The keyboard and trackpad are comfortable to use, but they have some of the same drawbacks as those on the Samsung Series 5 Ultra, which I reviewed in March. The keyboard's widely spaced, island-style matte keys are very quiet but offer weak feedback. The trackpad is smooth and accurate, and it supports multitouch gestures such as a surprisingly responsive pinch to zoom. The two discrete mouse buttons below the trackpad, however, feel flimsy and cheap.
Port selection on the Series 5 is adequate for an ultraportable laptop. On the left side are a gigabit ethernet port (which pops out, to avoid disrupting the machine's slim profile), a USB3.0 port, an HDMI-out port, a combination headphone/microphone jack, and a mini-DisplayPort. On the right side are two USB 2.0 ports and a four-in-one card reader.
Screen and Speakers
The Series 5's 13.3-inch matte LED-backlit display has a native resolution of 1366 by 768 pixels. The screen features SuperBright Technology, which in our assessments appeared to live up to its name: The screen was quite bright, making it is usable even in very harsh lighting. Colors seemed accurate for the most part, though whites occasionally took on a bluish tint; text and images looked crisp. Off-axis viewing angles, especially the vertical angles, were poor, however, and viewing the screen from a less-than-optimum position yielded darker, contrasty images.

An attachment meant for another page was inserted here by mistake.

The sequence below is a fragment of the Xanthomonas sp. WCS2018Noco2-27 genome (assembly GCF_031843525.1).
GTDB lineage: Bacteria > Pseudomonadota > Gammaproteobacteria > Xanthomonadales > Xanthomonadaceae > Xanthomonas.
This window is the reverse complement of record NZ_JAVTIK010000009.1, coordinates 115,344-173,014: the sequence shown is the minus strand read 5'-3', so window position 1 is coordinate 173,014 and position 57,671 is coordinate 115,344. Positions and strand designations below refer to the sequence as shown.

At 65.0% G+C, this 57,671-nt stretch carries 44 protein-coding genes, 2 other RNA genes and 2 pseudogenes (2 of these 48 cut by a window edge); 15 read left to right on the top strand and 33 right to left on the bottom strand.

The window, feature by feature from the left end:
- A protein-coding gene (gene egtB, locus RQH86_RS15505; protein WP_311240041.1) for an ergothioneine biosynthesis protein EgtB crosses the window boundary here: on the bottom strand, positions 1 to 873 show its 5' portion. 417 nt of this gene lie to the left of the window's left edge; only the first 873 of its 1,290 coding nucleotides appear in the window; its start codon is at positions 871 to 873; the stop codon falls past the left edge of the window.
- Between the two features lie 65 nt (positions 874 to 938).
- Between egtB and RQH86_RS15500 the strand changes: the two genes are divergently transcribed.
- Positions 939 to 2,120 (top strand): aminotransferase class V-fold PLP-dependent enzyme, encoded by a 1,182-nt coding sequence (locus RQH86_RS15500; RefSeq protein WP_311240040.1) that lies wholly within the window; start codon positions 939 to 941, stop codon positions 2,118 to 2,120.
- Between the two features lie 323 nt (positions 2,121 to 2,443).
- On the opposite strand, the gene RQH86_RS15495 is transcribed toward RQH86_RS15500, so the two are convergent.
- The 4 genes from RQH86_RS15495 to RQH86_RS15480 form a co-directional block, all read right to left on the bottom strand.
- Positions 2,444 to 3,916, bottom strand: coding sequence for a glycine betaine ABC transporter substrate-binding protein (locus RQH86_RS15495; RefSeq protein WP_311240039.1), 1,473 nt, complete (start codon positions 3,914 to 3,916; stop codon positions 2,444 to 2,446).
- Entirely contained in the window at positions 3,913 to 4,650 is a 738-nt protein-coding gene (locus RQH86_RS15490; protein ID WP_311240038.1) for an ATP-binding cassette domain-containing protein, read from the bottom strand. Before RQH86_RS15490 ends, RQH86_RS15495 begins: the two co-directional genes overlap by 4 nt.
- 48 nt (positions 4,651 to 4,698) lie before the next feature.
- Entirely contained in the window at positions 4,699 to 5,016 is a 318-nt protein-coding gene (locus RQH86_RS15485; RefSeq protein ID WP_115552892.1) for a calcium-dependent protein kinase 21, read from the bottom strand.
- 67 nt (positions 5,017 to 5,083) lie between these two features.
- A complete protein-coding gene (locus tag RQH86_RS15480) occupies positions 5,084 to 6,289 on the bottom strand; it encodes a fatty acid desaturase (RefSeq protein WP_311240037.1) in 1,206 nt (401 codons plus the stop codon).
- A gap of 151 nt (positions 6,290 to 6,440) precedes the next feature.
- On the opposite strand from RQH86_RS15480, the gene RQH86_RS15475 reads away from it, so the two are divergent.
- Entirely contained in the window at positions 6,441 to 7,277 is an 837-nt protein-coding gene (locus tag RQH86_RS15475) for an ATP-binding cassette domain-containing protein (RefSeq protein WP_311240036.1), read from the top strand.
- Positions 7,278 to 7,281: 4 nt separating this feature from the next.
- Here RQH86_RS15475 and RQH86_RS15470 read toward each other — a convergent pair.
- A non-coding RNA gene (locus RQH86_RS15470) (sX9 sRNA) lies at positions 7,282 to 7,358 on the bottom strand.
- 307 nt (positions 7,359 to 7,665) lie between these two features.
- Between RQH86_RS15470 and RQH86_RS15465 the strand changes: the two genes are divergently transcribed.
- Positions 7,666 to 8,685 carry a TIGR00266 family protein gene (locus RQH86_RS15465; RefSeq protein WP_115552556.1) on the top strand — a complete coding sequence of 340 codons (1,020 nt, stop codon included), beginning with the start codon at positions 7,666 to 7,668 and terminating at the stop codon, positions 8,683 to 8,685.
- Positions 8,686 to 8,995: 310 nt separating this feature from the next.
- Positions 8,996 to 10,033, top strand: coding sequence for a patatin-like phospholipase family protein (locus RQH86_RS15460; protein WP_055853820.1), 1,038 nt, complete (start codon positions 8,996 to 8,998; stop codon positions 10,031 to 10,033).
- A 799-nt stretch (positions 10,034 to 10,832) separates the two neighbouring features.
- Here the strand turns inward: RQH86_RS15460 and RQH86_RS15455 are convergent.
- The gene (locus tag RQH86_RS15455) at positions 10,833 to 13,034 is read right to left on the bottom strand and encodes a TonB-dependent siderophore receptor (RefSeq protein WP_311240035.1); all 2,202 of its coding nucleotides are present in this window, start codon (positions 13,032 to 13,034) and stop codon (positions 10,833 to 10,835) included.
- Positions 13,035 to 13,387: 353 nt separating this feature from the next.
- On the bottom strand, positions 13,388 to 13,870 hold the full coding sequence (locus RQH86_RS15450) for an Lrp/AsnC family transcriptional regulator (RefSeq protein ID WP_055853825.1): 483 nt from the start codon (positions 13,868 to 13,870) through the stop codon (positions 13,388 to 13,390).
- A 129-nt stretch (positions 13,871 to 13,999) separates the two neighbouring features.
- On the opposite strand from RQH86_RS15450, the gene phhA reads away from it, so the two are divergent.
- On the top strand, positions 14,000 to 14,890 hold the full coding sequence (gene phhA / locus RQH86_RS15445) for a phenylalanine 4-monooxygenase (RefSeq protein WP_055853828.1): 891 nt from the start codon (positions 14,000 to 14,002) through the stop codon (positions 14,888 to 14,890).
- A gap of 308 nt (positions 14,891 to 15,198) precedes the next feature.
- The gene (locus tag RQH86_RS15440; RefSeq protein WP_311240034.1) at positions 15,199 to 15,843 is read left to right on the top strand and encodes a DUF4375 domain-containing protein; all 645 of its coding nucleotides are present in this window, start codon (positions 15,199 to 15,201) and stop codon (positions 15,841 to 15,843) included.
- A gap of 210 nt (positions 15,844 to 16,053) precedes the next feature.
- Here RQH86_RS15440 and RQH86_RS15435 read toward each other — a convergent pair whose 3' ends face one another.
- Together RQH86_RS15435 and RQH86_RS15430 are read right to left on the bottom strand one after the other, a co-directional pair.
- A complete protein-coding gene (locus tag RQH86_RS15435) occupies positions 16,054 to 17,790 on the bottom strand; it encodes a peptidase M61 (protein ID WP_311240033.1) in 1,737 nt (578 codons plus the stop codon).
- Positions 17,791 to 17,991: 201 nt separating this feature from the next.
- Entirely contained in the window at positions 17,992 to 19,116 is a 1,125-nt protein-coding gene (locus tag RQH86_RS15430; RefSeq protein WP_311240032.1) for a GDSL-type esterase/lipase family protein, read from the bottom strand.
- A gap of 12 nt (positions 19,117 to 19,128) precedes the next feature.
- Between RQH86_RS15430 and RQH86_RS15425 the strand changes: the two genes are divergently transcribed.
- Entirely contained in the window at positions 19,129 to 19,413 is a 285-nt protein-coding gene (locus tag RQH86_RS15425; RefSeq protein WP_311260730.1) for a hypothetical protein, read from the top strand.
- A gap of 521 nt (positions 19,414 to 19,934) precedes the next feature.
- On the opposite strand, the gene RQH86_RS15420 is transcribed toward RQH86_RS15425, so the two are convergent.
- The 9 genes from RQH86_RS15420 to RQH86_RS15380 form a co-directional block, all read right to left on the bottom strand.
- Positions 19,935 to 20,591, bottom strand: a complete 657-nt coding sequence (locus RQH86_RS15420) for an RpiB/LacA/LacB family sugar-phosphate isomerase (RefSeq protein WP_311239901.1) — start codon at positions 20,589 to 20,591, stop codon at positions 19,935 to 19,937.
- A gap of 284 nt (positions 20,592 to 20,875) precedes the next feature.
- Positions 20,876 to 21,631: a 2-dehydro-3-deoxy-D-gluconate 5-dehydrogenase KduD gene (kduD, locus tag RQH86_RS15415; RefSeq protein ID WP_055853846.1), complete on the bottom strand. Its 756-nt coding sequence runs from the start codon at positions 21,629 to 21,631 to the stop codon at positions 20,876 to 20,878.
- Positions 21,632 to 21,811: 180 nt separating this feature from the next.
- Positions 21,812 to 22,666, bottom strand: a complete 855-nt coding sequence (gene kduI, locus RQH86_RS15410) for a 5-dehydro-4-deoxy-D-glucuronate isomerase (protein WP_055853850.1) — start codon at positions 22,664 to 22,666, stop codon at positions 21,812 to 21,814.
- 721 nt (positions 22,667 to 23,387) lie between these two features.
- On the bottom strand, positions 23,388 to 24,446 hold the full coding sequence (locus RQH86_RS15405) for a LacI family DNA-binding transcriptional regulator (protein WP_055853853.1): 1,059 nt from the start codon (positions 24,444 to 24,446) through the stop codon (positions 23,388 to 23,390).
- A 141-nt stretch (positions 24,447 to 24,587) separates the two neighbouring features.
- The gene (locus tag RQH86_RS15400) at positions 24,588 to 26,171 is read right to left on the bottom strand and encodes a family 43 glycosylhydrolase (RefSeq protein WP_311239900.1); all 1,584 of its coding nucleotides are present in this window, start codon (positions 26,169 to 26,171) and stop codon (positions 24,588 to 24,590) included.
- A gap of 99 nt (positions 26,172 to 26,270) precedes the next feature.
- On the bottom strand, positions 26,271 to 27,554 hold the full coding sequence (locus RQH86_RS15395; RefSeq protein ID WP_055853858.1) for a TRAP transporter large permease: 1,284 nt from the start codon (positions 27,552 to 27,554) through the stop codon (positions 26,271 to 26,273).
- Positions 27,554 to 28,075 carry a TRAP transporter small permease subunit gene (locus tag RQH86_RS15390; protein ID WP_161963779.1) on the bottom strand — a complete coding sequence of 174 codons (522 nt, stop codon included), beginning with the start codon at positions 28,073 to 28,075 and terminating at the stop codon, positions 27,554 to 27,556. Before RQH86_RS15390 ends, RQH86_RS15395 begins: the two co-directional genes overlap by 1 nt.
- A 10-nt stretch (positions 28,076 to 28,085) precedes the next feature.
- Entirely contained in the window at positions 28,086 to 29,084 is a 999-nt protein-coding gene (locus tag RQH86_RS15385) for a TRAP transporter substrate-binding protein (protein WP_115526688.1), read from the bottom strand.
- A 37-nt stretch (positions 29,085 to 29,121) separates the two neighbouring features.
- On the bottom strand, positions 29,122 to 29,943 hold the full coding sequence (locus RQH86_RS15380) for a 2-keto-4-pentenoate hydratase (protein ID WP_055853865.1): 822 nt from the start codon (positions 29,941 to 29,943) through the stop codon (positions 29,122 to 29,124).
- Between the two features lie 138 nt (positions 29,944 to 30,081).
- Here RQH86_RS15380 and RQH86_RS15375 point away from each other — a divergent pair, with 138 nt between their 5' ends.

High-definition video looked reasonably good on the Series 5. Not everything was entirely smooth--especially in higher-definition streaming clips--but artifacting in video clips seemed to be limited to darker, fast-moving scenes, and choppiness was minimal.
The Series 5's speakers, though not very loud, produced very full sound, considering the size of the system.
The Bottom Line
You shouldn't write off the Samsung Series 5 NP535U3C just because it has an AMD processor instead of an Intel processor. Though Intel's Ultrabooks may outperform the AMD Series 5 overall, the Series 5's integrated Radeon HD 7500G graphics are slightly more impressive than Intel's HD 4000 integrated graphics. In addition, the AMD Series 5 is $100 cheaper than its Intel counterpart, and it has excellent speakers for the category.
So if you're looking for an ultraportable multimedia machine--and you're not too picky about startup time or branding--the Series 5 deserves a look.
This story, "Samsung Series 5 NP535U3C: AMD takes on Intel's Ultrabook" was originally published by PCWorld.
The company is removing UML support in Visual Studio 15 due to a lack of usage
Picking an Android phone can be difficult, but we're here to help. These are the top Android phones you...
Google's first in-house phone is a delightful holistic experience that might make you think twice about...
Apple and IBM this week released their first iOS app for academia. IBM Watson Element for Educators is...
Two innovative startups figured out all-day video chat sessions, without making it weird
The U.S. has charged a suspected Russian hacker with stealing information from LinkedIn, Dropbox and a...